In a YouGov Omnibus poll of 6472 UK adults, commissioned for Carers Week and conducted in April, about 1100 respondents (17 per cent) said that they were currently providing, or had previously provided, unpaid care in the UK. Of these carers, 62 per cent said that they had no choice in this, because no other care options were available. Weighed against UK population figures, Carers Week estimates this to be the case for about 10.1 million people. It estimates that there are currently 16.1 million current or former unpaid carers in the UK.

Unpaid care has a significant impact on mental and physical well-being, the report says.

Two-thirds of unpaid carers (63 per cent), said that the work had negatively affected their mental health. Of these, one quarter (24 per cent) said that the impact had been “very negative”. More than half (53 per cent) said that their physical health had been affected. Similar numbers reported that unpaid care had affected their job and the ability to work (48 per cent), their finances and savings (47 per cent), and their relationships (37 per cent).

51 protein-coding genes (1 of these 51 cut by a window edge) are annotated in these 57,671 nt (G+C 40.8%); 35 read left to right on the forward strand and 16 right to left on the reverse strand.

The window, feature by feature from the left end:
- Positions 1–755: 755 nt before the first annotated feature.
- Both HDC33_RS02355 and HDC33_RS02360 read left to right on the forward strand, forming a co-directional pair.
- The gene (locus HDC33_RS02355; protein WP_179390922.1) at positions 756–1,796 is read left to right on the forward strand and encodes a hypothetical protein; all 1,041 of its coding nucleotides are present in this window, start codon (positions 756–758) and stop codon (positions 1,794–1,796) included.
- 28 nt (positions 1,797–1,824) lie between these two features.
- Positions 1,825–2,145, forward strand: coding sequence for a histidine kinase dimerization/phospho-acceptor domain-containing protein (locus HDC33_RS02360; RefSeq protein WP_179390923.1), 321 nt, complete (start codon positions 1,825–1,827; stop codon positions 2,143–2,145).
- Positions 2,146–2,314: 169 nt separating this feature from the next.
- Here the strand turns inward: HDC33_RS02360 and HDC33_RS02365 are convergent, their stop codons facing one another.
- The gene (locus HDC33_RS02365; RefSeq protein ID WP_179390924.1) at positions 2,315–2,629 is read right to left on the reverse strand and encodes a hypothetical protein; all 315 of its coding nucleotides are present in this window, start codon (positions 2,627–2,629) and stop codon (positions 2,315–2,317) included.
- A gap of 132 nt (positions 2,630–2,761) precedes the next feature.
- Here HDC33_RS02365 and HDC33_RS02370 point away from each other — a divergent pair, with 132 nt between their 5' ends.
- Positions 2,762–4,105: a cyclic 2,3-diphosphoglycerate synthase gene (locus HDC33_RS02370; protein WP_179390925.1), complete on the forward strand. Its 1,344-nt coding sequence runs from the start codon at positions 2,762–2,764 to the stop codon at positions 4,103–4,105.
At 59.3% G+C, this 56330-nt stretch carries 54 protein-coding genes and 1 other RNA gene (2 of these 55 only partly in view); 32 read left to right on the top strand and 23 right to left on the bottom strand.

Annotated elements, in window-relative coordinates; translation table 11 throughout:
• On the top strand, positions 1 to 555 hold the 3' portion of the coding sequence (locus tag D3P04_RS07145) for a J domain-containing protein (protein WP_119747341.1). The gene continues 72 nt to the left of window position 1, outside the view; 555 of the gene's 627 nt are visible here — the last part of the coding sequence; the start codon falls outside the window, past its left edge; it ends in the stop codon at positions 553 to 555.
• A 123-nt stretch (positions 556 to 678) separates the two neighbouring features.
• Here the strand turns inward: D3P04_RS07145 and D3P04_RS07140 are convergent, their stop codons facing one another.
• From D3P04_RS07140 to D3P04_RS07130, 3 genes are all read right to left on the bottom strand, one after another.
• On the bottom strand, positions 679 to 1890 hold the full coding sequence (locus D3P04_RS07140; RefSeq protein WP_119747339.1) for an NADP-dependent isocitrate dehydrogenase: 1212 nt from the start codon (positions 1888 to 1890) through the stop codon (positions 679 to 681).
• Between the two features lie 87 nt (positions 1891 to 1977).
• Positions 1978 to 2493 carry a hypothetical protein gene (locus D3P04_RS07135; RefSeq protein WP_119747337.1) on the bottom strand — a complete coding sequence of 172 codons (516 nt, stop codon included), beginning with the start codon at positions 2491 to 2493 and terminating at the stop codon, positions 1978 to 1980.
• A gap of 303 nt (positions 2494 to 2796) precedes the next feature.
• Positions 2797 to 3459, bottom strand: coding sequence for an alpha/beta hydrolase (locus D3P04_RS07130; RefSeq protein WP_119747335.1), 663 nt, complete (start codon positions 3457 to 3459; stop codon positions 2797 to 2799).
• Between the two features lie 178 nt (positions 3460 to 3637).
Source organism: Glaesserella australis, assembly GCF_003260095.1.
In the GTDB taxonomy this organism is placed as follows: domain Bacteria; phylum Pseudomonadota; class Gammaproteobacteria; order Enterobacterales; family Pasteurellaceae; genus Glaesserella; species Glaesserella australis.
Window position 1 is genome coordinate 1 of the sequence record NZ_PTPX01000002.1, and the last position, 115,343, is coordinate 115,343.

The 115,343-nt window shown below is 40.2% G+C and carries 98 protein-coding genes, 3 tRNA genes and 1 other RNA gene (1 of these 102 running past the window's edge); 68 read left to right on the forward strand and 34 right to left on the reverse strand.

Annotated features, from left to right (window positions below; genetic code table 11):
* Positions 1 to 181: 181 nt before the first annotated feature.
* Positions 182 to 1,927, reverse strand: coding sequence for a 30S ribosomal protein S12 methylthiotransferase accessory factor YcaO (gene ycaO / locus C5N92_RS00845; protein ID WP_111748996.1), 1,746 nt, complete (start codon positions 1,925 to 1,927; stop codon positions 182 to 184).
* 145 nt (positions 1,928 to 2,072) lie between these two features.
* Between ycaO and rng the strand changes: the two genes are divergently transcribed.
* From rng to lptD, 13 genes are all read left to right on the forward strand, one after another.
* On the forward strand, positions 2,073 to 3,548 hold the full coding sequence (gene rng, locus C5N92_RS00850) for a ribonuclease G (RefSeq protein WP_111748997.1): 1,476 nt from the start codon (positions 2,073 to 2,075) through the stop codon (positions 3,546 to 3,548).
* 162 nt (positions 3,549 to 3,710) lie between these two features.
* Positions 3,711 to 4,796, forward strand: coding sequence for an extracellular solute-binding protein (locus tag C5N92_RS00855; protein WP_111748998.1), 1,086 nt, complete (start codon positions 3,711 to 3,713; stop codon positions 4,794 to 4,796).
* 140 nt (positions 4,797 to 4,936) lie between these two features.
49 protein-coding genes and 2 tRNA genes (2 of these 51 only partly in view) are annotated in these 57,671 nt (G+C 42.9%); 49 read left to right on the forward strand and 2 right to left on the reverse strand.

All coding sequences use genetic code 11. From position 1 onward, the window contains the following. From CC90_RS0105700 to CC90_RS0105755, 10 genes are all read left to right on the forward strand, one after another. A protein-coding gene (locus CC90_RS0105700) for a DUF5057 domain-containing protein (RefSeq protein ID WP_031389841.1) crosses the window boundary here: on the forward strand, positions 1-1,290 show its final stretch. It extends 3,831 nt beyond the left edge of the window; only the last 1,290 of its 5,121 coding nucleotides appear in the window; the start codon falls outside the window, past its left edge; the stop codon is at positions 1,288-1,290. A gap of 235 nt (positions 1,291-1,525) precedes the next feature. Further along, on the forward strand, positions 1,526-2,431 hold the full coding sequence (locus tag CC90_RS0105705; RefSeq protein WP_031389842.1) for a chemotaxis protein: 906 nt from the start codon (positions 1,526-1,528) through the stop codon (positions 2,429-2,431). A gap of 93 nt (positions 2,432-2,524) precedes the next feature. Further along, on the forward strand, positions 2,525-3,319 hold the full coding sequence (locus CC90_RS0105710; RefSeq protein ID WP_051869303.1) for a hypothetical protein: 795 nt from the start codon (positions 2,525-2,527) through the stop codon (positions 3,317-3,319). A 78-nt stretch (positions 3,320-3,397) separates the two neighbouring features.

Women were significantly more likely than men to be negatively affected in all categories, but particularly in employment. Older middle-aged people (45 to 54) were more likely to report that they had had to take on the unpaid-carer position because no other care options were available (70 per cent), compared with all other age groups. This group was also most likely to report a significant negative impact on their finances, career, and pensions.

Carers Week also commissioned a YouGov Political Omnibus poll of 4259 adults, in April, which found that almost three-quarters (73 per cent) wanted the next government to provide more support to unpaid carers. Financial support topped the list of what respondents wanted prioritised.

Chief of the recommendations in the report is the delivery of strategic cross-government action through a national carers’ strategy, to join up work between government departments and to “set a clear ambition to improve the lives of unpaid carers of all ages”.

This strategy, it says, “should be backed by significant investment, set out future commitments to supporting unpaid carers, identify specific actions that focus on delivering tangible progress and additional support for carers, including young carers, their families and those they care for”.